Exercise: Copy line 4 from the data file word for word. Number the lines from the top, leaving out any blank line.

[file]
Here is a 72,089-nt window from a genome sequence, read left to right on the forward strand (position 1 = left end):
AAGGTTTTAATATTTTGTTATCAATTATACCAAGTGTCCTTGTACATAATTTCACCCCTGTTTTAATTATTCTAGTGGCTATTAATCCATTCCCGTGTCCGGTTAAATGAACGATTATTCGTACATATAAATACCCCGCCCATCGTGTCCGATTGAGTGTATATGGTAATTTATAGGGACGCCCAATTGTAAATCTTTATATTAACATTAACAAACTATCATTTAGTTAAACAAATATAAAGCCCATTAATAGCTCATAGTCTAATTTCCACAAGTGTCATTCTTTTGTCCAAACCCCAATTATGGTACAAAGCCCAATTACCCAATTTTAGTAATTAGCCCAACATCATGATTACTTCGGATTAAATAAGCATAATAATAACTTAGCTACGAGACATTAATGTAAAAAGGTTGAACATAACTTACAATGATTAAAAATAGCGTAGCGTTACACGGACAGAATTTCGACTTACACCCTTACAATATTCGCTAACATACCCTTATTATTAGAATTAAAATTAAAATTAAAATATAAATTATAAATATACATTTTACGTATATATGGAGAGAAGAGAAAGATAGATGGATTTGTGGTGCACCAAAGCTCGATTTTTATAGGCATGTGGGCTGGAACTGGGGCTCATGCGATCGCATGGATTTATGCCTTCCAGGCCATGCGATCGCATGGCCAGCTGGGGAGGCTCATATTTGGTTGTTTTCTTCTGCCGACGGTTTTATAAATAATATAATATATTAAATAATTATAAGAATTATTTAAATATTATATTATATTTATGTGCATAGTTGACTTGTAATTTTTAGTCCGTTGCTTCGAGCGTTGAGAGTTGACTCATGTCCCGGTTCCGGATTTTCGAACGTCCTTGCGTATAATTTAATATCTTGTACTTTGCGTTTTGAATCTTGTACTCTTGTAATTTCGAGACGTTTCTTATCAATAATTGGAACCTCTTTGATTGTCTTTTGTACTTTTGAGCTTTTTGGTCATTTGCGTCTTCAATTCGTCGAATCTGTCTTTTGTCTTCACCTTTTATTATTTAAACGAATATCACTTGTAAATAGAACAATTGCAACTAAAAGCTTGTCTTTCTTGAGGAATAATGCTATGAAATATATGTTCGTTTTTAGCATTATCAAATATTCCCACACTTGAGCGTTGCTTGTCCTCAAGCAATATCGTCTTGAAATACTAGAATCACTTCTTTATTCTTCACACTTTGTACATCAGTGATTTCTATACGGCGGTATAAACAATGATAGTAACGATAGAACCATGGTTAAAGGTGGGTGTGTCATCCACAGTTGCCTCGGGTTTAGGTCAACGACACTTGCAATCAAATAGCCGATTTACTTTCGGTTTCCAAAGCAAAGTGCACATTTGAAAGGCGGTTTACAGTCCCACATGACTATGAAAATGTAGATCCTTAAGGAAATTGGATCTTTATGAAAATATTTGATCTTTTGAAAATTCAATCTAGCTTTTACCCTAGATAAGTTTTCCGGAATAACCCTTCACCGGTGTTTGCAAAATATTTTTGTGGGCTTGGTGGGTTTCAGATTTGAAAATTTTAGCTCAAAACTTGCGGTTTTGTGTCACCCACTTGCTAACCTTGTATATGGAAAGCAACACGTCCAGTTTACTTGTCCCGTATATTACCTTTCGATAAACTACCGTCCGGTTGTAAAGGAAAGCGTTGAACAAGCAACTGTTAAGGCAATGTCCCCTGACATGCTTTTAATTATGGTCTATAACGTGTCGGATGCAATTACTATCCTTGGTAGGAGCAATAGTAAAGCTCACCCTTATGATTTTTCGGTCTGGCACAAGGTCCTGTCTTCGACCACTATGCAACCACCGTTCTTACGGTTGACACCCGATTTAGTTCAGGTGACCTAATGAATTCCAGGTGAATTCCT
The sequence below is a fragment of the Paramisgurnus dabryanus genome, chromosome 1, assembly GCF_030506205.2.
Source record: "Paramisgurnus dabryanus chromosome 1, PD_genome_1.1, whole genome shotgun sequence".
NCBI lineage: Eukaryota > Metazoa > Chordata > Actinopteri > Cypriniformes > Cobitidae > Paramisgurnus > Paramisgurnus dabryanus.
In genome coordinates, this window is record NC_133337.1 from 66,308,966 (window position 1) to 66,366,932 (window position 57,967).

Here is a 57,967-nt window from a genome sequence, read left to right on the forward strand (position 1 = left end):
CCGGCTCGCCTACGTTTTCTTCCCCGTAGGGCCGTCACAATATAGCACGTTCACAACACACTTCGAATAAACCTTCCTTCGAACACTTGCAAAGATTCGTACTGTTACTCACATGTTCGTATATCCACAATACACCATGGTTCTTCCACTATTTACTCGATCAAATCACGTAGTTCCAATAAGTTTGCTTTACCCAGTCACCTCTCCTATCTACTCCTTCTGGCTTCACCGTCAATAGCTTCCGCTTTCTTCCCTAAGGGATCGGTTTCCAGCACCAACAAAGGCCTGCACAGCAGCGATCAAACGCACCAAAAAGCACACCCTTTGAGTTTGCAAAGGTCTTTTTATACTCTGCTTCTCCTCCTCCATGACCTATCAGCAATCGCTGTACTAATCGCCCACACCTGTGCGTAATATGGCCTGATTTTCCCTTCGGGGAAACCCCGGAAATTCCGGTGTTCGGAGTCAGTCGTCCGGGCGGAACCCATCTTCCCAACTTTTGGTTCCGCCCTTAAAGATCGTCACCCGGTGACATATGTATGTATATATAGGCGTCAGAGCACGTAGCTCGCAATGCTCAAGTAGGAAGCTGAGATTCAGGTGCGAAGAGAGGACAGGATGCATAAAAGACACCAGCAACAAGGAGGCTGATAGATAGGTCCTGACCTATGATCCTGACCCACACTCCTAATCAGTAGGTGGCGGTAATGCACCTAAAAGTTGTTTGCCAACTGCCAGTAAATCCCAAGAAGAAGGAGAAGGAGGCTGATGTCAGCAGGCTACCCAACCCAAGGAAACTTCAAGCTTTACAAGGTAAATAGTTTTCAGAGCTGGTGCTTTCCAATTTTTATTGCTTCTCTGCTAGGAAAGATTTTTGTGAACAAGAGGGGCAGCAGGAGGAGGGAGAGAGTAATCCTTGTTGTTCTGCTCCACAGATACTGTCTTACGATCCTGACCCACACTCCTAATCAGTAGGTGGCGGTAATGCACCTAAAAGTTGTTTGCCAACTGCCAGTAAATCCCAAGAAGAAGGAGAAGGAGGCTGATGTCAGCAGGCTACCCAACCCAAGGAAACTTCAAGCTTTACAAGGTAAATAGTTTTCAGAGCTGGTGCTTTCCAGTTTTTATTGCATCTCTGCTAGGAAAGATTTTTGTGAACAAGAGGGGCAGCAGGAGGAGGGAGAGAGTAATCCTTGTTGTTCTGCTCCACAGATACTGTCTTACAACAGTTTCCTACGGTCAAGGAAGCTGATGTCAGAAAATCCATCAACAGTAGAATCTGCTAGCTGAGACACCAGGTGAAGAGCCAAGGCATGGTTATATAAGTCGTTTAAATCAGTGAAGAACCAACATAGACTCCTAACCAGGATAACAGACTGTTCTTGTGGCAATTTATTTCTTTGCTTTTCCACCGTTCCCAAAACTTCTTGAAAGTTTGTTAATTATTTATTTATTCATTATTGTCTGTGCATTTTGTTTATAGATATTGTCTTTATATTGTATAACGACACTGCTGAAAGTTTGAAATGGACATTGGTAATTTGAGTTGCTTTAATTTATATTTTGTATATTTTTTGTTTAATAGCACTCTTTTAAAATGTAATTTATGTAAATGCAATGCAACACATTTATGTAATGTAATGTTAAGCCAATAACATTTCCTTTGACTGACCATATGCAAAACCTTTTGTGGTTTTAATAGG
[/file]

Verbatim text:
Source record: "Paramisgurnus dabryanus chromosome 1, PD_genome_1.1, whole genome shotgun sequence".